TALLAHASSEE - The election of Republican Ron DeSantis as governor is expected to move the Florida Supreme Court’s leanings to the right – for a long time.
“It’s certainly going to move to a more conservative court. Simply based on his political preferences and points of view, it’s very likely to move the court to the right,” said Louis Virelli, who teaches constitutional law at Stetson University in Tampa Bay.
Michael Morley, who teaches election law and constitutional law at Florida State University, said DeSantis’ selections for the court “are likely to give the court a much more conservative, originalist tilt. The court is likely to place greater emphasis on determining the meaning of statutory text and the original public understanding of constitutional provisions, rather than engaging in a more subjective, open-ended analysis of what they think the best policy would be.”
He added, “It’s likely to defer much more to the state legislature than continuing to create major changes to the state’s common law on its own.”
Louis Virelli Provided
The Florida Supreme Court currently has a 4-3 liberal majority, which has derailed some of the measures advanced by the state’s Republican-controlled legislature. DeSantis will have authority to appoint three new justices to the court in early 2019. Those three will replace three left-leaning justices on the court who have reached mandatory retirement age.
DeSantis has previously said that his appointees will be “solid constitutionalists.”
The impact on the court is likely to last even beyond DeSantis’ tenure as governor.
“It depends on the age of the justices he appoints, but it will be many years – many years – for sure,” Virelli said. “It’s going to put us in a place where Florida law will likely be viewed in a more conservative perspective, for a very long time.”
Coincidentally, Florida voters in last month’s election approved a constitutional amendment that moves the mandatory retirement age for judges from 70 to 75. The older age cap will apply to the new justices appointed to the court.
Morley said, “The court will definitely remain conservative for at least the next four years, and is quite likely to stay that way for at least the next decade.”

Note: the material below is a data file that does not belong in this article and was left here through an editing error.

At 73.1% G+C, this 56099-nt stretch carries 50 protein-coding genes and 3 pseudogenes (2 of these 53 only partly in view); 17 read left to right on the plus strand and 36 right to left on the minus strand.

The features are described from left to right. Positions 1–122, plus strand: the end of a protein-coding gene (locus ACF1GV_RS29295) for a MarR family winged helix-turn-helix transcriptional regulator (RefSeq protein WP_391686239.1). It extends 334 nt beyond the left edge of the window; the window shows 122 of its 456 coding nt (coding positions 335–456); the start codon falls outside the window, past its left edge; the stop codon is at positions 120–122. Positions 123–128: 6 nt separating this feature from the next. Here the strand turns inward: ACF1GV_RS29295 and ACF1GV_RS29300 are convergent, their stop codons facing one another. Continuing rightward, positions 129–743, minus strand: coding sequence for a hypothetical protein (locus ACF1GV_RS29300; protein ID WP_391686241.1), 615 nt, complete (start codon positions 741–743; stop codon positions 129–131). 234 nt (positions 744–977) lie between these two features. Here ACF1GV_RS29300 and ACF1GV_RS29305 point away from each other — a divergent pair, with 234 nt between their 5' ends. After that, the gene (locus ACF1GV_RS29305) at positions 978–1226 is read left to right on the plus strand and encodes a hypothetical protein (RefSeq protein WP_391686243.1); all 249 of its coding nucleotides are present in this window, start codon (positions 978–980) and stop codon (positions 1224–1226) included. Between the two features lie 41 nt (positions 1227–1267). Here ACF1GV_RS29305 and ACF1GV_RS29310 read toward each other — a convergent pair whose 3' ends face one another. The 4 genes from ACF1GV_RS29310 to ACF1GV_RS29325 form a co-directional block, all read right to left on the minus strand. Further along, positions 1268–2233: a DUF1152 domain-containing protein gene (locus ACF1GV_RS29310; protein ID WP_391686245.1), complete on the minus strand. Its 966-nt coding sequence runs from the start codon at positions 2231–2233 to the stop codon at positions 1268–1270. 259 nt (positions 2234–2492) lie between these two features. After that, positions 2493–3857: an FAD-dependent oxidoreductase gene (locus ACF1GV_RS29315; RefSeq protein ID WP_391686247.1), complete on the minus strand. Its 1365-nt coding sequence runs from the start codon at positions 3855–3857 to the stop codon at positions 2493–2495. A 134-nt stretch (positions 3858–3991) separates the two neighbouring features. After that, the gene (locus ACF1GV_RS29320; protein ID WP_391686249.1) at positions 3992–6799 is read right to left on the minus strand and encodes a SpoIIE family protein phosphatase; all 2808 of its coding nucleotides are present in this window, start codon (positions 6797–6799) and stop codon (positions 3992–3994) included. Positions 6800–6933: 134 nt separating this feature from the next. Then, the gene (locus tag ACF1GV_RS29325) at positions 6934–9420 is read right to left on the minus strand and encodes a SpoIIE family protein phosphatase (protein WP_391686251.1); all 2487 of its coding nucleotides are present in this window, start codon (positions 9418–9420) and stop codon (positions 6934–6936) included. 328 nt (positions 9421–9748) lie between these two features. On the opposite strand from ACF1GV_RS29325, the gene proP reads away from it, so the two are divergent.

Bill McCollum, a Republican and former Florida attorney general, said the court’s shift to the right “won’t affect routine rulings, but likely will make a noticeable difference in decisions on some issues that may come before the court.”
McCollum said it’s difficult to predict what types of cases will be decided by the court, “but I would expect a new conservative majority on the court eventually to hear cases involving such matters as school choice and redistricting, where a different outcome from the present majority would be likely.”
Morley, the FSU law professor, said death-penalty appeals make up a big portion of the court’s caseload, because the state constitution requires the court to hear them – even skipping the appellate courts.
“The court also might find itself faced with litigation over interpreting the numerous amendments to the state constitution voters approved this year,” Morley said. “Most of the court’s other cases involve issues where different intermediate appellate courts reached different outcomes. Those run the gamut from criminal procedure to major tort cases.”
The court’s racial makeup also will change. DeSantis will choose the three new appointees from a list of 11 nominees sent to him Tuesday by the Florida Supreme Court Judicial Nominating Commission. There are no African-Americans among the nine judges and two lawyers on the list of nominees. That means there will not be a black justice on the court for the first time since 1983.
“I think there’s certainly a school of thought that says the highest court in the state should be representative of the entire state,” said Virelli, the Stetson law professor. “It depends on the people that are chosen, of course, but it certainly will be viewed by lots of people as a step away from a diverse court.”
The gubernatorial election’s long-lasting impact on the court should serve as a reminder to voters of the scope of elections, Virelli said.
“Whether they like the outcome or not, elections very often have long-term consequences,” Virelli said. “The issue of judicial appointments is often secondary to voters, because it’s less direct. Oftentimes the voters are focused, and rightly so, on the policy positions of the candidate that affect them more directly.”